“Eastern dragons don’t have FLAMES! They are water beings.”
The Warlord’s Puzzle, my first mathematical adventure picture book set in medieval China, had barely been shelved in bookstores when my sales rep called to tell me a woman in New England questioned its veracity. Second to a bad review—and I was smarting from several of those—nothing scares a newly published author more than being told she’s gotten her facts wrong.
Thank God, Nicolas Debon, the Warlord’s series artist and I based our picture and description of “red flames” curling around the legs of “painted golden dragons” on a photograph of Tang Dynasty artifacts! I subsequently learned Eastern dragons are indeed water creatures, bearers of thunder. They have flames coming from their joints, not from their mouths like St. George’s western dragon. I should have known all those things before I dared mention a dragon!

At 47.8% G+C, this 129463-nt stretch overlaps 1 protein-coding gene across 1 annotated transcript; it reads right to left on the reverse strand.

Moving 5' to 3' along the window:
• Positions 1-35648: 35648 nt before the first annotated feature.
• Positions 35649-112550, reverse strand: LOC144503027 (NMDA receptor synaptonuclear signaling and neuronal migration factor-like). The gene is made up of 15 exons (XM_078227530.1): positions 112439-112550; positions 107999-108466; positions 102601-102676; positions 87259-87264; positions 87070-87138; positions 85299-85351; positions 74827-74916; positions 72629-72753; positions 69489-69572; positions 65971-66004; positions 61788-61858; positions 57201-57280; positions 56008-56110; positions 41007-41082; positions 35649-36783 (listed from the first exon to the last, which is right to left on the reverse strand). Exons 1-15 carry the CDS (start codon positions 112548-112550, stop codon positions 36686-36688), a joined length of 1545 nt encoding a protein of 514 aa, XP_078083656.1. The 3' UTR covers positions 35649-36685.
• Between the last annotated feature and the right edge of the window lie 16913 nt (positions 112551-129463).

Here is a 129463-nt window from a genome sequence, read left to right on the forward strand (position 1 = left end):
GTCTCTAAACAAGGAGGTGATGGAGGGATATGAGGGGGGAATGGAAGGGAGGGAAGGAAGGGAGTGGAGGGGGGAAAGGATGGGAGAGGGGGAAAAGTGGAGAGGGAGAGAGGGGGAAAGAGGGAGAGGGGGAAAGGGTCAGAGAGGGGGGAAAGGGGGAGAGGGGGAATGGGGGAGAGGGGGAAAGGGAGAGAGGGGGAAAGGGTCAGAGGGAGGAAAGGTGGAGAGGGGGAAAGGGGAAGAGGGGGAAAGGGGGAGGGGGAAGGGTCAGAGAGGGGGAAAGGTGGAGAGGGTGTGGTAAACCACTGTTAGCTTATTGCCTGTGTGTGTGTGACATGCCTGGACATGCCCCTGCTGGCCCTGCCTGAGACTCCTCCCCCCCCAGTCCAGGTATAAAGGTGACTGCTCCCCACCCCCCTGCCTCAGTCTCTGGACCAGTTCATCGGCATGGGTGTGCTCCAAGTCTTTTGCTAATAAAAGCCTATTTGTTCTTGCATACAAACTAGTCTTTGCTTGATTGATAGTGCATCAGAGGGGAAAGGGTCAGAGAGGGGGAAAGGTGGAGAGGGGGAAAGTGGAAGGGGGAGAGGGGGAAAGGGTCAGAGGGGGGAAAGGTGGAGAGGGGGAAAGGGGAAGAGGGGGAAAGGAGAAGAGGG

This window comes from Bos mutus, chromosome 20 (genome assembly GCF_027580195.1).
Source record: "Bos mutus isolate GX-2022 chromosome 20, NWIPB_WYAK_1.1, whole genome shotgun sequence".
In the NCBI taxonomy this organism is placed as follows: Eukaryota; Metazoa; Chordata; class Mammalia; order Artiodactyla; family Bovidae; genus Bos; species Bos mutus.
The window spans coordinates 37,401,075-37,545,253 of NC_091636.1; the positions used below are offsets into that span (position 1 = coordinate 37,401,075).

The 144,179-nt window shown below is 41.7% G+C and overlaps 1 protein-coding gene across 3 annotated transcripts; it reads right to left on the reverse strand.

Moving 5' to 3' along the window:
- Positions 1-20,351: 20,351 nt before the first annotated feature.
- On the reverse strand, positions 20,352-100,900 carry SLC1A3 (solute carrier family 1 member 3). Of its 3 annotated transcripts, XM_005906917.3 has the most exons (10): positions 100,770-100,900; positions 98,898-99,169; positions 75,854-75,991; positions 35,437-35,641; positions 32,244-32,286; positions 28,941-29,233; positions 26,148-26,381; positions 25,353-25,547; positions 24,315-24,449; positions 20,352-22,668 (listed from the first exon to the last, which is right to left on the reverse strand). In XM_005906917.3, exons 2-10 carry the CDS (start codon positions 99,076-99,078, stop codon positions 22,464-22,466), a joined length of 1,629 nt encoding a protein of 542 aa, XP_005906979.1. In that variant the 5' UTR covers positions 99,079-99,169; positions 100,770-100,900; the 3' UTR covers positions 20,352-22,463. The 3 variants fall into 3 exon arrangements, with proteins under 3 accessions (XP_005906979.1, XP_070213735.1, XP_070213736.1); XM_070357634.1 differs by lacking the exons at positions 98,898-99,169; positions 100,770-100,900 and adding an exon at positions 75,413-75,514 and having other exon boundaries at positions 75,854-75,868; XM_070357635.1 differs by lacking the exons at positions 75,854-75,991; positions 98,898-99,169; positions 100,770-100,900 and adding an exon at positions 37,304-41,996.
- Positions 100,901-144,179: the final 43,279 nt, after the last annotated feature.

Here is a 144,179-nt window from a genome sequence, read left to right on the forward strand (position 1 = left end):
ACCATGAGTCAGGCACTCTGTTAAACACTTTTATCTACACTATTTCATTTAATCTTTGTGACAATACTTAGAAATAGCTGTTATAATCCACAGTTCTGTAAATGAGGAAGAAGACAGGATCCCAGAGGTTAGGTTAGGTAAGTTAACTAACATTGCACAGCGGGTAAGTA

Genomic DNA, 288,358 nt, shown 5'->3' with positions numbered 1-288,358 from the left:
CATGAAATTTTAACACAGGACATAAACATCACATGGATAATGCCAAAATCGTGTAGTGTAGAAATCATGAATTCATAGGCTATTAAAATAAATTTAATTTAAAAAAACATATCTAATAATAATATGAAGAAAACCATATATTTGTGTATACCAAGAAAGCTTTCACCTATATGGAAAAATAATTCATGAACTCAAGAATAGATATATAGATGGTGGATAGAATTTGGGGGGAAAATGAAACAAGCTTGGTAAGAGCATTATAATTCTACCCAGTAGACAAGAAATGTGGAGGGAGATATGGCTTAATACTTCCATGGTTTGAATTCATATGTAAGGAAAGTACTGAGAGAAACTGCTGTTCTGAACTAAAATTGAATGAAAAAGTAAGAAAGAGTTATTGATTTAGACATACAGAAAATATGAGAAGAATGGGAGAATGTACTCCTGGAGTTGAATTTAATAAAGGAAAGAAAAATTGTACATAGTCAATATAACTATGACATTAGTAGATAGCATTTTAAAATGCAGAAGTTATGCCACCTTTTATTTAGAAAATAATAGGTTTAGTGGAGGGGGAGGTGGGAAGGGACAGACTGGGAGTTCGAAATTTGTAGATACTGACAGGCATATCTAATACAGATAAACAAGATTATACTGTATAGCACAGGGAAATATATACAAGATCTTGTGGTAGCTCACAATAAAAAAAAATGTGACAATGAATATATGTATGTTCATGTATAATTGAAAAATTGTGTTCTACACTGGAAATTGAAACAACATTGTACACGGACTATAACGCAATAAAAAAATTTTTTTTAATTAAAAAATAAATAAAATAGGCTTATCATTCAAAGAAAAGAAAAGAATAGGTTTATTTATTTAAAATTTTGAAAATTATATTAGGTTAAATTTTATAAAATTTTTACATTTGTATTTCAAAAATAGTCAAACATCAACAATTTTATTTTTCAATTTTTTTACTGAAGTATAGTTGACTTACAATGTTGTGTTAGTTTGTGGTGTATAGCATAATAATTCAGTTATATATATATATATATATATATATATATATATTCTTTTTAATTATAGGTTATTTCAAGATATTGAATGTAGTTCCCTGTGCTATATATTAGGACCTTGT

In his introduction to Bells and Grass, Walter de la Mare cautions, “I know well that only the rarest kind of best in anything can be good enough for the young.”
These words (and my fear of a certain New England reader) keep me in constant fact-checking and research mode. Do I make mistakes? Sure, but not for lack of trying. You probably will too, and you can be sure.
Virginia Walton Pilegard, www.virginiapilegard.com